AYESHA RASCOE – HOST:
Every day, news stories and headlines are filled with the devastating human cost of Russia’s war in Ukraine. In March, however, hundreds signed an open letter from international law and environmental experts warning of the dangers to Europe and Ukraine caused by the conflict. Carroll Muffett was one of the authors. He is the president and CEO at the Center for International Environmental Law and joins us to discuss how this aspect of war is unfolding.
CARROLL MUFFETT – Thank you for having us.
RASCOE: Russia invaded Ukraine two years ago. What are the environmental effects of the conflict?
MUFFETT They can be very difficult to spot and can last for a long time. It is crucial to understand that much of the conflict in eastern Ukraine has been fought in industrialization. This means there are many chemical plants and petroleum refineries in the region. And, as we have seen, Ukraine also has numerous nuclear facilities. These risks are huge.
We have seen fires at a nuclear plant. We have seen missiles and attacks on ammonia pipelines, and chemical plants, causing high-level toxic substances to be released. Unexploded ordnance, munitions, and other explosives can cause severe damage to agricultural lands. We’ve seen military operations and attacks in protected areas and wildlife refuges.
RASCOE – The problem with war is that information can be very difficult to find. Are these cases being tracked?
MUFFETT. Some non-profit efforts have been made to track that, but it is extremely difficult. It is important to remember that war can have serious environmental consequences. People who protect land or manage water safety infrastructure are often unable to do their jobs or are doing it in live-fire zones. What we often find is that in the aftermath of war, we begin to calculate the true environmental costs of the operations.
RASCOE – You mentioned nuclear reactors which are a big concern. Do you consider that the greatest area of concern in terms of the environment is?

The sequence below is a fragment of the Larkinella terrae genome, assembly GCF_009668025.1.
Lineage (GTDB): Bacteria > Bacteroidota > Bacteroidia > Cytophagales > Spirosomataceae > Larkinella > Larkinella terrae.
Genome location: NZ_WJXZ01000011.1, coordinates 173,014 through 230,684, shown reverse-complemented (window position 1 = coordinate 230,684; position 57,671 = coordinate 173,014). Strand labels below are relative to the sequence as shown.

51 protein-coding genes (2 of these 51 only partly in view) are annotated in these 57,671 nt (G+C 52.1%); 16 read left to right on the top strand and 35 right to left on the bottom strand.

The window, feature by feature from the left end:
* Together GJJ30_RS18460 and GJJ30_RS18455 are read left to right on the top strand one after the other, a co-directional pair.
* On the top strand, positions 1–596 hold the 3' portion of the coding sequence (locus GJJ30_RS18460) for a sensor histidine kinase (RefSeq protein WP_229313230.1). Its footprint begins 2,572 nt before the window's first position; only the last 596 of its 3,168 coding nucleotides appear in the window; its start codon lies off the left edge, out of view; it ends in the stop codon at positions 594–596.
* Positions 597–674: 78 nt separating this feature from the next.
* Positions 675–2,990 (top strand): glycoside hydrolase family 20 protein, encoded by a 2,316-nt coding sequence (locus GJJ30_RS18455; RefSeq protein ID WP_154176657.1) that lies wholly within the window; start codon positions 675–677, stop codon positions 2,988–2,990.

MUFFETT: A disaster at one of the 15 reactors could cause significant damage to the surrounding area and Ukraine. This could also affect the larger European region. These impacts can last for years or even decades, as we saw with Chernobyl. This is one of the indirect effects of Russia’s invasion. The U.S. and Europe could simply replace Russian oil and natural gas supplies with new infrastructure that allows them to import oil from other countries. We can see that this will have a long-term affect on global climate change response.
RASCOE – In a wartime, the focus is on those running for their lives in bomb shelters. Many people are losing their lives. Why do you think it is important to pay attention to the environment? It seems like you also feel that this is a part and parcel of the human harm.
MUFFETT. It is part of the human destruction. One way to look at this is that the environmental effects of war are simply human impacts that can continue long after the shells stop exploding and long after the bullets and guns cease. When we talk about the environment consequences of war, we really mean the effects of war on people and the places they live in a more prolonged and often more insidious way.
RASCOE: Carroll Muffett, president and CEO of Center for International Environmental Law, is a member of the RASCOE. Thank you so much for speaking to us.
MUFFETT – Thank you very much.
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